Iraq
Mosul: Corpses, booby traps and snipers are everywhere in devastated city

Mosul: Corpses, booby traps and snipers are everywhere in devastated city


MOSUL, Iraq — The massive effort to drive the Islamic State from what had been Iraq's second-largest city is now being matched by an enormous challenge to bring an ancient metropolis back to life from near total ruin.

Much of the historic Old City in western Mosul has been reduced to rubble, with corpses rotting on the streets or buried under debris. Unexploded bombs and booby traps litter the terrain, as Islamic State guerrillas continue sniper attacks. And hundreds of thousands of former residents who fled remain in limbo.  

Rebuilding after the nine-month offensive that ended in July will take years and billions of dollars, but the priority now is to make the city safe enough for residents to return. That means hunting down Islamic State stragglers, removing thousands of bodies and locating all the bombs that could still go off. 

"It's very hard for us," said civil defense Col. Zacharia Ahmed Hassan, who heads a 19-man crew working 10 to 12 hours a day in 118-degree heat to recover bodies in western Mosul. "It's very hot, and we have to get up at 6:30. But we have to do our jobs."

 

Damage is far more extensive in western Mosul, where the prolonged fighting and airstrikes were more fierce. In contrast, reconstruction in Mosul's eastern half across the Tigris River has been ongoing since January. A large proportion of buildings there remained intact.

"Some facilities have been damaged, but electricity, water and markets have all come back" in eastern Mosul, said Saeed al-Jayashi, a spokesman for the Iraqi military, during a recent visit to Washington, D.C. "Even university students were back at school, defending their dissertations." 

Hassan said his team works without body armor, making them easy targets for any remaining sleeper cells of the Islamic State, also known as ISIS.

Brig. Gen. Saad Maan, in a recent speech to the U.S. Defense Department, said ISIS fighters continue "to have attacks against civilians out of desperation," though they don't hold any territory any more.

Being around so much death takes a toll. Hassan said his most difficult moment was recovering the bodies of five of his relatives from a collapsed building a month ago. 

"It's a bad memory," he said. "The youngest two of them were medical students."

Some of the remains belong to ISIS fighters, but a majority of the bodies are civilians. The team points out that those killed deserve proper burial, but the bodies also pose a public health risk of spreading potential disease if left on the ground. 

 

Many civilians were shot in the streets by ISIS fighters while attempting to flee, although most were buried under collapsed buildings, largely as a result of airstrikes and other explosions, Hassan said.

More than a dozen civilians previously told USA TODAY they lost relatives in airstrikes by a U.S.-led coalition that leveled buildings with scores of people inside. ISIS often used civilians as "human shields" during fighting and airstrikes.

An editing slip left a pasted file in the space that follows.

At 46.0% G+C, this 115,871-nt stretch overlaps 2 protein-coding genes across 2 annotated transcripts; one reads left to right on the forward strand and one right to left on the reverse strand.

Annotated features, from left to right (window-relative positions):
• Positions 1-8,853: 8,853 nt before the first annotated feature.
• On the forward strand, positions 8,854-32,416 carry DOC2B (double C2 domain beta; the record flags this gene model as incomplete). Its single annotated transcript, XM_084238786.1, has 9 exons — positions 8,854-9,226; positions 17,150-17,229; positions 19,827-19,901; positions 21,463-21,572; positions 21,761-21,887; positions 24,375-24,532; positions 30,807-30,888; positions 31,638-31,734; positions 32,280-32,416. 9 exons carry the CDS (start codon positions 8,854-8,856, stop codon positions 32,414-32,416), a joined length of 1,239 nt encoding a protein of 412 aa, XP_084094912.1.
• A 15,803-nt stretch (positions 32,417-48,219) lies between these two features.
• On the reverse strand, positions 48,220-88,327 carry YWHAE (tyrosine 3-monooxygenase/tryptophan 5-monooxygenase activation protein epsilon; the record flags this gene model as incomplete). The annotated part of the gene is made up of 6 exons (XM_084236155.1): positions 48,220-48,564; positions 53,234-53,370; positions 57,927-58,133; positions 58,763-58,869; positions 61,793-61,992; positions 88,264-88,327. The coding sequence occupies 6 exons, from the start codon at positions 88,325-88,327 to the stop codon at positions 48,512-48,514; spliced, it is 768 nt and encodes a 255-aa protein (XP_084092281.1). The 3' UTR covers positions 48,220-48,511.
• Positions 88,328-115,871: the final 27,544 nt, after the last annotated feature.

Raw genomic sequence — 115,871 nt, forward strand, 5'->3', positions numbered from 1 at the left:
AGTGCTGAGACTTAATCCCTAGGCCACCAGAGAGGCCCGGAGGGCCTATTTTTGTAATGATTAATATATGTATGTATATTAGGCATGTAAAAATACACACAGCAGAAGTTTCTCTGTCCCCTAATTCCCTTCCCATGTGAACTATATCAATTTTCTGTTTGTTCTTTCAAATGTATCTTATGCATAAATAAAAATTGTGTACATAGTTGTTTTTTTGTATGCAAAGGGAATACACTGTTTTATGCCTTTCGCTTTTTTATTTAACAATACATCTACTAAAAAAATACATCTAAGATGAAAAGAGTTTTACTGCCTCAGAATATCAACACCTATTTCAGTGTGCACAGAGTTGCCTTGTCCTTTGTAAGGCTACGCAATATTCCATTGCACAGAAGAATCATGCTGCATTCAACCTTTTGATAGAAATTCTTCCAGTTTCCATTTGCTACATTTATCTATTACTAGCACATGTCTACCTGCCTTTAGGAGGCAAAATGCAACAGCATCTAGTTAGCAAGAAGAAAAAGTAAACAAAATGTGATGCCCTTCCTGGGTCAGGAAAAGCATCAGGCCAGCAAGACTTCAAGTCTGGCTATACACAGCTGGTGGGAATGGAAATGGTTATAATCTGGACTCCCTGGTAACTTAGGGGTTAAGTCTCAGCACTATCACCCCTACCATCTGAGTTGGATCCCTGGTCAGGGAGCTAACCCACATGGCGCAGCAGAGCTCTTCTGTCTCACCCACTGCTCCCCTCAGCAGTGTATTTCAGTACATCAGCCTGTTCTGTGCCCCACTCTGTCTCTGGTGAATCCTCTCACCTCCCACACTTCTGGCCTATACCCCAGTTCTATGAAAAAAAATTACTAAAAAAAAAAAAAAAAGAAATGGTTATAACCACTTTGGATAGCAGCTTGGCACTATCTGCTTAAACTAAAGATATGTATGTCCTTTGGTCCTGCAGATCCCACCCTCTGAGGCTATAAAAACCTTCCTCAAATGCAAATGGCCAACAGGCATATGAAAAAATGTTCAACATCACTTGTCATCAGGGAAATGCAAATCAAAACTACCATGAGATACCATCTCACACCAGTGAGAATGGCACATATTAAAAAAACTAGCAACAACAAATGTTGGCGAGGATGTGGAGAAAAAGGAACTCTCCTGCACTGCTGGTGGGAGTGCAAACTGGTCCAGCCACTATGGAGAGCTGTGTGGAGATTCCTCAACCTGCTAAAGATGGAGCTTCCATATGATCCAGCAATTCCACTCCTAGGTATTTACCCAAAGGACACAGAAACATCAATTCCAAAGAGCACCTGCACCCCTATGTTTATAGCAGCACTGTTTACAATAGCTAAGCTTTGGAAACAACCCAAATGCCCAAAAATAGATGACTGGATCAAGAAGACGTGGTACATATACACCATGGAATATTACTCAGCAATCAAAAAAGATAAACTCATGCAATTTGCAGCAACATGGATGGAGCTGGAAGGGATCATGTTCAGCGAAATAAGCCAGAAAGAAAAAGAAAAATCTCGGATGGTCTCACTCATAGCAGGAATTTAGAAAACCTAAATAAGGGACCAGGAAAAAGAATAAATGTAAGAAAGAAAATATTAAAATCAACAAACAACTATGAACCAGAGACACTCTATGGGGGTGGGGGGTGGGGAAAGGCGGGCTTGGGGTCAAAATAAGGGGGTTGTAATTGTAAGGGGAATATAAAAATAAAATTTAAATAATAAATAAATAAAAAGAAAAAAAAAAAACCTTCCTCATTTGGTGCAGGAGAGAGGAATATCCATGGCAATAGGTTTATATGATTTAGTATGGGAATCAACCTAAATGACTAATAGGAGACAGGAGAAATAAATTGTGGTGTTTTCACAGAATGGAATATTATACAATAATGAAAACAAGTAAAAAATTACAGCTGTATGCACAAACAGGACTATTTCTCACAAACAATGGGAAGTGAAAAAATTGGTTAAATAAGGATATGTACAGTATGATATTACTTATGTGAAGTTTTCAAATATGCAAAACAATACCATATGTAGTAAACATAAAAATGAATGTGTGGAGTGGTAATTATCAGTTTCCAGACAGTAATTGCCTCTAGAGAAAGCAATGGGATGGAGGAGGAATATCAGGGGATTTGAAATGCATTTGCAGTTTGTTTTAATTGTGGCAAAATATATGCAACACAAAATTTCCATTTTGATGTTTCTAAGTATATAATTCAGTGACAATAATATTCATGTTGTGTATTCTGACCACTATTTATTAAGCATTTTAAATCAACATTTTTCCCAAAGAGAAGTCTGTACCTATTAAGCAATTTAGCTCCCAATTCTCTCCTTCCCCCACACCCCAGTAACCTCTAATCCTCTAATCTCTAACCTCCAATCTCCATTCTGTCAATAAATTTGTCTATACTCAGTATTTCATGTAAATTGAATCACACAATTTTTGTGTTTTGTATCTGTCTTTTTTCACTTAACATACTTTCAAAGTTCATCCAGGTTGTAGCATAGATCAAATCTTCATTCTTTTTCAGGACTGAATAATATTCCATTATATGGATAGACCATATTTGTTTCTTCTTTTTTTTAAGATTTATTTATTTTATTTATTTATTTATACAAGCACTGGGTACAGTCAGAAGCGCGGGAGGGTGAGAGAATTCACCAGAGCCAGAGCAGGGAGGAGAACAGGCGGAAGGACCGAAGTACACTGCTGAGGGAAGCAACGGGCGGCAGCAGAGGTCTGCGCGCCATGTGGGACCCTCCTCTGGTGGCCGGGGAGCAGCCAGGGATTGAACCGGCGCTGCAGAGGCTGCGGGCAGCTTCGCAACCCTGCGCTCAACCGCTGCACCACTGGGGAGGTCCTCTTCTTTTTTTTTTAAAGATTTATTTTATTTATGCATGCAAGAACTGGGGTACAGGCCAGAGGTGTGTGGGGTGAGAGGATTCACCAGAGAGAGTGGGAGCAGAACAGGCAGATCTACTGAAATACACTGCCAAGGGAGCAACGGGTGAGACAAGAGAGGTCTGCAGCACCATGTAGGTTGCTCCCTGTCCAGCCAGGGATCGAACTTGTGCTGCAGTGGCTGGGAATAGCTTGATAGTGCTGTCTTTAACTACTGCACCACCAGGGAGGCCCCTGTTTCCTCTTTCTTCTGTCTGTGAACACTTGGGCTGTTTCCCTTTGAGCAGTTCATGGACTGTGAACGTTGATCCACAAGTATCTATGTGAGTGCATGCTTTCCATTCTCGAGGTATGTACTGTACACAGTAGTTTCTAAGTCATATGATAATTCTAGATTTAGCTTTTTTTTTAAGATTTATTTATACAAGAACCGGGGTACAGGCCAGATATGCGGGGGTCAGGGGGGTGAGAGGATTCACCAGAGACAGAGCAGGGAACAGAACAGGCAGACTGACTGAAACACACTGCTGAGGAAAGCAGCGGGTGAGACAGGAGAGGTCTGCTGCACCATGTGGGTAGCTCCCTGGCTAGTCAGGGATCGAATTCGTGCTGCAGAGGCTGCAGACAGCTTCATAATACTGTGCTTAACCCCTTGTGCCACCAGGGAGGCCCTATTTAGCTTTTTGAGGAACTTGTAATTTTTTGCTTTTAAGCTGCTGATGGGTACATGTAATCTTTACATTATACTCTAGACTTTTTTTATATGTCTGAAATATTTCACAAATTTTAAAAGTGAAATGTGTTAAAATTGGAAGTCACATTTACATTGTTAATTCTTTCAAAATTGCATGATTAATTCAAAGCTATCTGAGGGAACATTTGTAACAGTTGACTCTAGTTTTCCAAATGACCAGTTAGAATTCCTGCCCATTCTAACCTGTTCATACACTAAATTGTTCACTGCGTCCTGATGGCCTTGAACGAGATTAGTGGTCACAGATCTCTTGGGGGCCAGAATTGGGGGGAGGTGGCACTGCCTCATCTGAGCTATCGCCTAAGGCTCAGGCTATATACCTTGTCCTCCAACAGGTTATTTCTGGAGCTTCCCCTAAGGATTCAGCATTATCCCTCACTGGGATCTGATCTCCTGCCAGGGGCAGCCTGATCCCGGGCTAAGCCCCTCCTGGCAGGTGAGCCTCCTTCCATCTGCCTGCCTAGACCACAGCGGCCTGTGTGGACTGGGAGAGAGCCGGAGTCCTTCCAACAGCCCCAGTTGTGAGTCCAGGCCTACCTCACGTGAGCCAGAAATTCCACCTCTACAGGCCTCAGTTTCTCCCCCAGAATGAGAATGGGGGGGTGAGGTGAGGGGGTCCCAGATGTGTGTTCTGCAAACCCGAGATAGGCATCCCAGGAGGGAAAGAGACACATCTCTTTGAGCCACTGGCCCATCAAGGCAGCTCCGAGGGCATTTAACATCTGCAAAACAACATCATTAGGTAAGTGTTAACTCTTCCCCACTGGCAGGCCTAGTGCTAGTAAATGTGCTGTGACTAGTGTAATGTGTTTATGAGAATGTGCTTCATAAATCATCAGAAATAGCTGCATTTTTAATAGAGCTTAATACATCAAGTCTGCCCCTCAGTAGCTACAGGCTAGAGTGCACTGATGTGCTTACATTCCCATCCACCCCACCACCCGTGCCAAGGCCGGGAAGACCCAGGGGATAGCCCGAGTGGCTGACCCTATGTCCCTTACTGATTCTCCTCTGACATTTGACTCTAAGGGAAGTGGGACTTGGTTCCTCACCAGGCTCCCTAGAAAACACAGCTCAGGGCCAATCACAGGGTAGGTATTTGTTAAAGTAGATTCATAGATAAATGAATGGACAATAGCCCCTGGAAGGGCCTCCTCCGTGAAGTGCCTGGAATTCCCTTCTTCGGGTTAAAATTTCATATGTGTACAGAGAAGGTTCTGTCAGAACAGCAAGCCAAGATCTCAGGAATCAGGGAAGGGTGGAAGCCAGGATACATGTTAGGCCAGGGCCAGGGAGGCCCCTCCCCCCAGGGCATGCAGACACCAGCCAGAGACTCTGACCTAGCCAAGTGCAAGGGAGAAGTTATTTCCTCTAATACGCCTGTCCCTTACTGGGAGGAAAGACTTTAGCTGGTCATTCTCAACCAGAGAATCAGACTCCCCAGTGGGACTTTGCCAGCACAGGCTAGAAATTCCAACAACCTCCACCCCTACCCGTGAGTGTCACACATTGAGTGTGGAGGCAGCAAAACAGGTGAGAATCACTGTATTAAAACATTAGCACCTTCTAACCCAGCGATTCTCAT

With so many bodies underneath rubble, extracting them requires much work, although the civil defense team has few vehicles and only basic shovels and pickaxes.

"Many of the civil defense tools were destroyed in the occupation and the fighting," Hassan said. "We don't have the tools we need to help us with the bodies. They sent us a team from Baghdad and some trucks, but they are damaged."

Some team members use their own trucks, and sometimes a private citizen will loan the crew a bulldozer.

The difficult task is further complicated by the presence of many anxious residents, begging the team to help identify their loved ones. "People come to us all the time, shouting and crying," Hassan said. "We understand them."

In one day, the team picks up 20 to 50 bodies, which are taken to the closest hospital for identification. While the work is challenging, there are pleasant surprises.

"Seven days ago, we found 23 people who were still alive. We took them from their graves, under the rubble, and took them to the hospital — men, women and children. They were very weak, hungry and sick, but alive," Hassan said.

The job is dangerous in another way — no protection from the myriad explosive devices. When an bomb is spotted, civil defense calls in the Federal Police's Emergency Response Division to dispose of it.

Most of the bombs are unexploded mortar and rocket-propelled grenades, as well as bombs — between 500 and 2,000 pounds — that were dropped from planes, according to the civil defense and Federal Police. Only a fraction are Improvised Explosive Devices or booby traps set up by ISIS.

Once the explosives are removed, they are handed to the Iraqi army for safe disposal.

"The situation in Mosul is dangerous, especially on the west side," said Col. Taha Zebari of the Emergency Response Division. 

It's hard to know how many explosives remain after five months of intense fighting in western Mosul. 

Zebari said that while his team has not had any losses from the explosives, the job is still difficult because of few funds. 

"My team members are missing fuel and transportation," he said. "Only three members of the team are taking money from the government," with the rest contributing money out of their pockets for equipment.